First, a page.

Credit: IDG News Service
Mention the word "database," and most people think of the venerable RDBMS that has dominated the landscape for more than 30 years. That, however, may soon change.
A whole crop of new contenders are now vying for a piece of this key enterprise market, and while their approaches are diverse, most share one thing in common: a razor-sharp focus on big data.
Much of what's driving this new proliferation of alternatives is what's commonly referred to as the "three V's" underlying big data: volume, velocity and variety.
Essentially, data today is coming at us faster and in greater volumes than ever before; it's also more diverse. It's a new data world, in other words, and traditional relational database management systems weren't really designed for it.
"Basically, they cannot scale to big, or fast, or diverse data," said Gregory Piatetsky-Shapiro, president of KDnuggets, an analytics and data-science consultancy.
That's what Harte Hanks recently found. Up until 2013 or so, the marketing services agency was using a combination of different databases including Microsoft SQL Server and Oracle Real Application Clusters (RAC).
"We were noticing that with the growth of data over time, our systems couldn't process the information fast enough," said Sean Iannuzzi, the company's head of technology and development. "If you keep buying servers, you can only keep going so far. We wanted to make sure we had a platform that could scale outward."
Minimizing disruption was a key goal, Iannuzzi said, so "we couldn't just switch to Hadoop."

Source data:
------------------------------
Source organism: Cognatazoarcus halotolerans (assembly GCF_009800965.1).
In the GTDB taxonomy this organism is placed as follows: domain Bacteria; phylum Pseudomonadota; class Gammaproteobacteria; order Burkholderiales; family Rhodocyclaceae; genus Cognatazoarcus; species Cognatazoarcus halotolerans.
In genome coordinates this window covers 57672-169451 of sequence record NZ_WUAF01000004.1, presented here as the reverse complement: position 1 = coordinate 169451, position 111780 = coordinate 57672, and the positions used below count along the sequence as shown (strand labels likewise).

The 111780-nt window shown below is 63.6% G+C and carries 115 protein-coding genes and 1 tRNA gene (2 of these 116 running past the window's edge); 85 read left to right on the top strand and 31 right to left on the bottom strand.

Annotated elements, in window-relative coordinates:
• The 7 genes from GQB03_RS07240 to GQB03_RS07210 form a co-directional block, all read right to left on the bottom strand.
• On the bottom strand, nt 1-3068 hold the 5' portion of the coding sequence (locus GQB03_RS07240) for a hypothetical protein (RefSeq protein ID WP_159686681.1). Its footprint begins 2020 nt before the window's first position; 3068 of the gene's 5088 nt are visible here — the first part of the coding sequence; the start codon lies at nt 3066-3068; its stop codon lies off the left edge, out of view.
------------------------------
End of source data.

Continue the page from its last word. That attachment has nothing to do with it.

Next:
Instead, it chose Splice Machine, which essentially puts a full SQL database on top of the popular Hadoop big-data platform and allows existing applications to connect with it, he said.
Harte Hanks is now in the early stages of implementation, but it's already seeing benefits, Iannuzzi said, including improved fault tolerance, high availability, redundancy, stability and "performance gains overall."
There's a sort of perfect storm propelling the emergence of new database technologies, said Carl Olofson, a research vice president with IDC.
First, "the equipment we're using is much more capable of handling large data collections quickly and flexibly than in the past," Olofson noted.
In the old days, such collections "pretty much had to be put on spinning disk" and the data had to be structured in a particular way, he explained.
Now there's 64-bit addressability, making it possible to set up larger memory spaces, as well as much faster networks and the ability to string multiple computers together to act as single, large databases.
"Those things have opened up possibilities that weren't available before," Olofson said.
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